Sun | Feb 23, 2020

Shaw's envy - Former finance minister opens major debates in current parliamentary year

Published:Tuesday | April 24, 2018 | 12:00 AMEdmond Campbell/Senior Staff Reporter
Audley Shaw

Audley Shaw will today establish a first in Jamaica's modern parliamentary system, being the only former finance minister to open both the Budget Debate and the Sectoral Debate in the same legislative year.

In March, a spirited Shaw presented a Budget with no new taxes, receiving accolades from some private-sector groups and financial analysts.

After little more than two years at the helm in the Ministry of Finance and the Public Service, Shaw was reassigned by the prime minister to the Ministry of Industry, Commerce, Agriculture and Fisheries. Dr Nigel Clarke succeeded him in the finance ministry.

With his new portfolio responsibility, Shaw is expected to outline new plans for the agriculture sector, which is expected to contribute significantly to the Government's real GDP growth target of 2.4 per cent for the current financial year.

In his recent address at the Jamaica Manufacturers' and Exporters' Association's Expo at Independence Park, Shaw said that the Government was pursuing the establishment of a micro stock exchange that he said would complement the Junior Market. Today, Shaw is expected to provide further details on those plans.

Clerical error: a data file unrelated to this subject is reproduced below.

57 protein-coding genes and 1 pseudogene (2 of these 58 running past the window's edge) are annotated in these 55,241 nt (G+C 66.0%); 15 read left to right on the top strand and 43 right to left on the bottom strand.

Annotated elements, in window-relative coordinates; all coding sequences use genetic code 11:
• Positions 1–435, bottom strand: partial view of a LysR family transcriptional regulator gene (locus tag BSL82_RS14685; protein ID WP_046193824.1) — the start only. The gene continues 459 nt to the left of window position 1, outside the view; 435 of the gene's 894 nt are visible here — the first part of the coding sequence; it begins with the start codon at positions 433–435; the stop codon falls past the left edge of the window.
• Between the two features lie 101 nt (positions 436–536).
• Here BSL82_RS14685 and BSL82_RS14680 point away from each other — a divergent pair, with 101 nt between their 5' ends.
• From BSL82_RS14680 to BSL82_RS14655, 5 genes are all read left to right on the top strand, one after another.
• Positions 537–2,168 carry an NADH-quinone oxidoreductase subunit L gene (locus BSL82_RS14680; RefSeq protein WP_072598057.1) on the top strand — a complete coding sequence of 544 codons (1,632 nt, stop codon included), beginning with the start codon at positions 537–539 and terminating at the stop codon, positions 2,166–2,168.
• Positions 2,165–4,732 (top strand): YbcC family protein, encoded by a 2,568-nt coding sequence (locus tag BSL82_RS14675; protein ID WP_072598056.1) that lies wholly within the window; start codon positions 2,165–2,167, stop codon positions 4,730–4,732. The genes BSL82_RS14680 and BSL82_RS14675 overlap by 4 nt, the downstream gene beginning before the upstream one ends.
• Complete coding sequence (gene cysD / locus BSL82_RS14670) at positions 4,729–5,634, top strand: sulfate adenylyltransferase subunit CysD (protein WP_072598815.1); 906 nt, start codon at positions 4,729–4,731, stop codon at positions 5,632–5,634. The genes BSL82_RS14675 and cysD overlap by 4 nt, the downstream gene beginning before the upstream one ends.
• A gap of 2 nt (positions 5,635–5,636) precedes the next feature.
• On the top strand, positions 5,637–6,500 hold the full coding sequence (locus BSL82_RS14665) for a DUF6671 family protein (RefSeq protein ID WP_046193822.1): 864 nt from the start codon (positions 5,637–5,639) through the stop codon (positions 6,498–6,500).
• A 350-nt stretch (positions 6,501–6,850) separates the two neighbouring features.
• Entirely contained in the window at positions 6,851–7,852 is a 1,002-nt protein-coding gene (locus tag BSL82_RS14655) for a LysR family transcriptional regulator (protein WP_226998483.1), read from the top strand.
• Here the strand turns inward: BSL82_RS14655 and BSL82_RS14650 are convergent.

Other speakers in the Sectoral Debate today are Phillip Paulwell, opposition spokesman on mining and energy, and Ronald Thwaites, shadow minister for education.




Robert Montague, minister with responsibility for transport and mining, is scheduled to make a statement to Parliament on United Company (UC) Rusal. His proposed statement comes in the wake of stringent sanctions by the United States (US) government against the Russian company that operates West Indies Alumina Company in Jamaica. A total of 39 Russian companies and individuals with close ties to Russian President Vladimir Putin were sanctioned by the US for, among other things, Russia's alleged interference in the American election.

The US government warned recently that non-US persons could face sanctions for knowingly facilitating significant transactions for or on behalf of the individuals or entities blacklisted.